Stay Tooned has a few that nudge towards Looney Toons as much as possible, given the obvious references. There's even a fun shooting gallery-style minigame which has a crossbow with either plunger darts, bombs, or anvils that you can fire at the passing characters.
Homestar Runner favors the "Heavy Lourde", a weight of indeterminate mass. Oddly (for a cartoon), we're initially led to believe that Homsar was killed in this manner, but it is later revealed that he was merely hospitalized.
The end of Savlonic's "Electro Gypsy" music video has a giant synthesizer fall on the drummer (and a smaller one bounce off the singer's head.)
Stickman and Cube has been known to drop quite a few weights on characters. Some of them weigh "infinity tonnes" and others weigh "N tonnes". At one point, a dropped weight was so heavy it smashed through the bottom of Panel 3 into Panel 6. It must have pretty cheap panels.
Used brilliantly by Deux Ex Machina Man in this strip.
producing a sign reading "Yipe!" or "Eek!" (favored by mute coyotes and hunting dogs)
Saying a quick, murmuring prayer
Taking a step to the side out of the path of the falling object (only to have it fall on the victim anyway)
In Duck Amuck, Daffy Duck is falling with a parachute when the cruel animator erases it and replaces it with an anvil. Daffy is then seen pounding with a hammer on the anvil, which the animator proceeds to replace with a bomb.
Animaniacs provides the page image and the page quote, which should suggest a certain anvil-oriented mode of thought. "King Yakko" made it a Justified Trope, introducing the fictitious nation of "Anvilania" as a worldwide exporter of anvils.
There's also the Animaniacs episode "Baloney and Kids," a parody of Barney & Friends in which they ended up singing a song about anvils while dropping them on the eponymous Baloney. Also noteworthy as one of the only episodes where they actually asked the question, "Where do the anvils come from?"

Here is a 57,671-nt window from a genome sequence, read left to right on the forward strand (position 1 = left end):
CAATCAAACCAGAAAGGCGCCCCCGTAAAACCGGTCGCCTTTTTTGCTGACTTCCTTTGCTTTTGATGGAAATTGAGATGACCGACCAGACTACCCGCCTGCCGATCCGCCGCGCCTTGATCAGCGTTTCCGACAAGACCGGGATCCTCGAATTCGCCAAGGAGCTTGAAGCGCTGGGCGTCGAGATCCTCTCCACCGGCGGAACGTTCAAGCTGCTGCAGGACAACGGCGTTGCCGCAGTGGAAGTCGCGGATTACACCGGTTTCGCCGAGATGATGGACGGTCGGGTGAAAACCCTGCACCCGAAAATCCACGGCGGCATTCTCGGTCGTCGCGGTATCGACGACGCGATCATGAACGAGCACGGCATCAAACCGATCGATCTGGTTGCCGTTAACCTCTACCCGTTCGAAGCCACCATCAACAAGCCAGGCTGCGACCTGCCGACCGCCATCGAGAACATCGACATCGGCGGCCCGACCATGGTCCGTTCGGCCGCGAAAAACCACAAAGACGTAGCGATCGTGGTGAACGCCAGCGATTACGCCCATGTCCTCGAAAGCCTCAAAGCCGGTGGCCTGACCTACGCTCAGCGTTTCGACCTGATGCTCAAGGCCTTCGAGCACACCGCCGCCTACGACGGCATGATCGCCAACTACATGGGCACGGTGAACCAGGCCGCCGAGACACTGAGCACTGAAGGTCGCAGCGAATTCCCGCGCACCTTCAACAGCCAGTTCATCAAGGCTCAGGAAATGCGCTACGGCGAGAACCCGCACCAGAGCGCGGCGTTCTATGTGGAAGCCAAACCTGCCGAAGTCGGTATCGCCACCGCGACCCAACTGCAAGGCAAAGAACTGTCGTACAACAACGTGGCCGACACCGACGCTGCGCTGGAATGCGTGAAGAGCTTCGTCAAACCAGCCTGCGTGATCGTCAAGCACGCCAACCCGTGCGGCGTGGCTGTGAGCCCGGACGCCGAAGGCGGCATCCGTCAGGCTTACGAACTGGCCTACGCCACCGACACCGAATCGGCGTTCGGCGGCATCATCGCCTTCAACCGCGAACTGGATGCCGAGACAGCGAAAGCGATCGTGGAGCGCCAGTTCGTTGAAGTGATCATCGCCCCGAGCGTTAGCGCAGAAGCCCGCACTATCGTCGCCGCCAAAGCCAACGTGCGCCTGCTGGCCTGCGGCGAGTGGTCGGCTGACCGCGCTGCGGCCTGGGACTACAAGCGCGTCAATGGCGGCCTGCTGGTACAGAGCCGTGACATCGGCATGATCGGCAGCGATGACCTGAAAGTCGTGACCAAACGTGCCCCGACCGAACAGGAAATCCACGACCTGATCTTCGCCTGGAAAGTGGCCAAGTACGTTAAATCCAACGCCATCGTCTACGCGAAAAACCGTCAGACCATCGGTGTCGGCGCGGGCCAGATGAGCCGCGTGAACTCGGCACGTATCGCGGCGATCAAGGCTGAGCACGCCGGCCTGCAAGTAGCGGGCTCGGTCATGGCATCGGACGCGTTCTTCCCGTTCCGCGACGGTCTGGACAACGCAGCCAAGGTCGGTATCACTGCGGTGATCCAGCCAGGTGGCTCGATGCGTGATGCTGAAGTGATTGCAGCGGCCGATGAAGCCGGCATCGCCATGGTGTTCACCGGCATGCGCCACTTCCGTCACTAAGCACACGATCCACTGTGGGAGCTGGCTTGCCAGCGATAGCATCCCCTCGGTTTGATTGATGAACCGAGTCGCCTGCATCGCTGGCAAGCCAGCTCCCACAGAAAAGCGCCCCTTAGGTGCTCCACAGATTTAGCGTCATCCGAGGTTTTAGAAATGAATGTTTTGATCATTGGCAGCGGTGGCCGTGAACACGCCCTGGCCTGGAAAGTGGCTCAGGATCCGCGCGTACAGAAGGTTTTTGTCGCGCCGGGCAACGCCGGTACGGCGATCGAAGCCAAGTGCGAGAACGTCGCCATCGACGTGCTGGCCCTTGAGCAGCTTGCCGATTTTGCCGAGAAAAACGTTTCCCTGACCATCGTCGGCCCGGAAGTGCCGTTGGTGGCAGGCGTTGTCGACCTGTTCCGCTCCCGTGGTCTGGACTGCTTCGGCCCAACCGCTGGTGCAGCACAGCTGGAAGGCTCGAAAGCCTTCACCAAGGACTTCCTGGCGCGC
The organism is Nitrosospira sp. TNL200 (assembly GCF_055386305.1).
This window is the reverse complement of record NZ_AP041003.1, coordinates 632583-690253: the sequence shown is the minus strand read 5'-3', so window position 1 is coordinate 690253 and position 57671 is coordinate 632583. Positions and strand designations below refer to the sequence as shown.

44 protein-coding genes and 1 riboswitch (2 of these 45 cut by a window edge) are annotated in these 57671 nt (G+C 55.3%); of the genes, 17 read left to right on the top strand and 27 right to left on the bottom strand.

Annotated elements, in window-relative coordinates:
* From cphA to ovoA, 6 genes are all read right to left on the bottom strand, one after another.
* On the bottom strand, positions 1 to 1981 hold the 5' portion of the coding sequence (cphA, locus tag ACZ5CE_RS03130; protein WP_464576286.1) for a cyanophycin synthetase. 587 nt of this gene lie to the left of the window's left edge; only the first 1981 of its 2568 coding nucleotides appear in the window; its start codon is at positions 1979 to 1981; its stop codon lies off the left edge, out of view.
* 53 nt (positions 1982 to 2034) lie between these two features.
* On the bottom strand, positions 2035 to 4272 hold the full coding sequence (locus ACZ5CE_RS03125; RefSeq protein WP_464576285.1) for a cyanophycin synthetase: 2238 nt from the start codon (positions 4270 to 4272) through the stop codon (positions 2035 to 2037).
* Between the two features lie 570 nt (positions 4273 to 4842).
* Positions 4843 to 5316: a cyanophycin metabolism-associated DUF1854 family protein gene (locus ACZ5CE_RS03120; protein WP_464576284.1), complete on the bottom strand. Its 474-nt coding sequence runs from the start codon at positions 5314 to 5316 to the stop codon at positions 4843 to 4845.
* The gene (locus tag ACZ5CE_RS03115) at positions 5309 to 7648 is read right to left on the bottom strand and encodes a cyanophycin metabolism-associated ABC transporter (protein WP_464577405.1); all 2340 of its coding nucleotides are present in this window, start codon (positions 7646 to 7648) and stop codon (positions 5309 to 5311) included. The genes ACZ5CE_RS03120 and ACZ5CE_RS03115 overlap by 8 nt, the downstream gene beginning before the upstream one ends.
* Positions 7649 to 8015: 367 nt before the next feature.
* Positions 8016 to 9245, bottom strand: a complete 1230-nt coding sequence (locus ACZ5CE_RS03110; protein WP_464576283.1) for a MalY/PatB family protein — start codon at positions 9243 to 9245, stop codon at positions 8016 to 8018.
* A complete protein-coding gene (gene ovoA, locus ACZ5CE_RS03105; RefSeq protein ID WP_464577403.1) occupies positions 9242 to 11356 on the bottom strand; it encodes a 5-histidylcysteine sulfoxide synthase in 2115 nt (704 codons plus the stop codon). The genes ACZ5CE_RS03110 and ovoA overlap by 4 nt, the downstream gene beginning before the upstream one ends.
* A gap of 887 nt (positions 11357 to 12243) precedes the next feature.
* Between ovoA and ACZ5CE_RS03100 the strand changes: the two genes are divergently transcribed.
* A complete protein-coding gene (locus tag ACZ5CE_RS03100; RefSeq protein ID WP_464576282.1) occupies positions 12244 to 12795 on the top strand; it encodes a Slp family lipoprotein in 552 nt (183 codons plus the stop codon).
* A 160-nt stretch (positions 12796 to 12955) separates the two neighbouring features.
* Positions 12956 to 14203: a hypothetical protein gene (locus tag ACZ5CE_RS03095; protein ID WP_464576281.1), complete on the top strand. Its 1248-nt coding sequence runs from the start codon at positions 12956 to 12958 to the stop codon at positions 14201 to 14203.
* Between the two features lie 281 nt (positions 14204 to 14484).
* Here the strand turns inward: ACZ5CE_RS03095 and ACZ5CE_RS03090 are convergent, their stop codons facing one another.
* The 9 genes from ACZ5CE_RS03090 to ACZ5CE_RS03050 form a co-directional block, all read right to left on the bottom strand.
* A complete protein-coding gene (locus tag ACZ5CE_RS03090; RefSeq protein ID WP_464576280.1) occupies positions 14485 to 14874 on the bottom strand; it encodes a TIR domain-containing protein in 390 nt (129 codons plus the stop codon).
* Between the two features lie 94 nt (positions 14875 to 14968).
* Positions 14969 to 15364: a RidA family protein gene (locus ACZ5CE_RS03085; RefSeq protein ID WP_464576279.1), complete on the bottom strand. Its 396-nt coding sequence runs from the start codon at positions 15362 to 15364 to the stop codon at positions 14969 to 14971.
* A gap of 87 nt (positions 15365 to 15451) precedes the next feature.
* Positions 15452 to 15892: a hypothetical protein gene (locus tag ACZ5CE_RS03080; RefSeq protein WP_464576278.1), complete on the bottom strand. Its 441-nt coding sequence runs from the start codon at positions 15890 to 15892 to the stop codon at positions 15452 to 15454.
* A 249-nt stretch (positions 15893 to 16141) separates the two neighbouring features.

Tiny Toon Adventures parodied the song Raindrops Keep Fallin' on my Head replacing "Raindrops" with (what else?) anvils, and in another, they had a mini-episode of anvils falling on Plucky Duck's head, scored to the Anvil Chorus. In the sequence, Plucky demands to know who wrote it, and when the scene cuts to a gigglinganvil doing it, Plucky yells, "Rewrite!". After it was over, the audience loved it and demanded more. Plucky, enjoying the spotlight, agrees to do more. Unfortunately for him, the next sequence consisted of Plucky being blasted repeatedly by cannons, scored to the 1812 Overture.
Another episode had Buster made a deal with an impish anvil to write a script for Plucky, "Ducklahoma", where all the songs were anvilised showtunes. "Duuuuuucklahoma, where the anvils come screaming from the sky!"
Also, the episode where characters were dressed in lab coats and running experiments, dropping ever heavier weights on Plucky's head in front of a focus group to gauge which weight was the optimum for comedic effect.
And in "Thirteensomething", Plucky (facing unemployment as part of the episode's story) holds up a sign citing 'Will take falling anvils for laughs'. 'Ah ... that actually felt good.'
Tom and Jerry pretty much used all of these for random humour. And pretty often used grand pianos and trees/poles in place of falling anvils whenever something different was needed.
Tex Avery's MGM shorts often had these as well. In Bad Luck Blackie, for instance, an anvil is but one of a series of hilariously improbable objects that fall on an unfortunate dog from above throughout the cartoon: flowerpots, a cash register, a piano, a safe, various large and heavy modes of transportation, and...well, you know.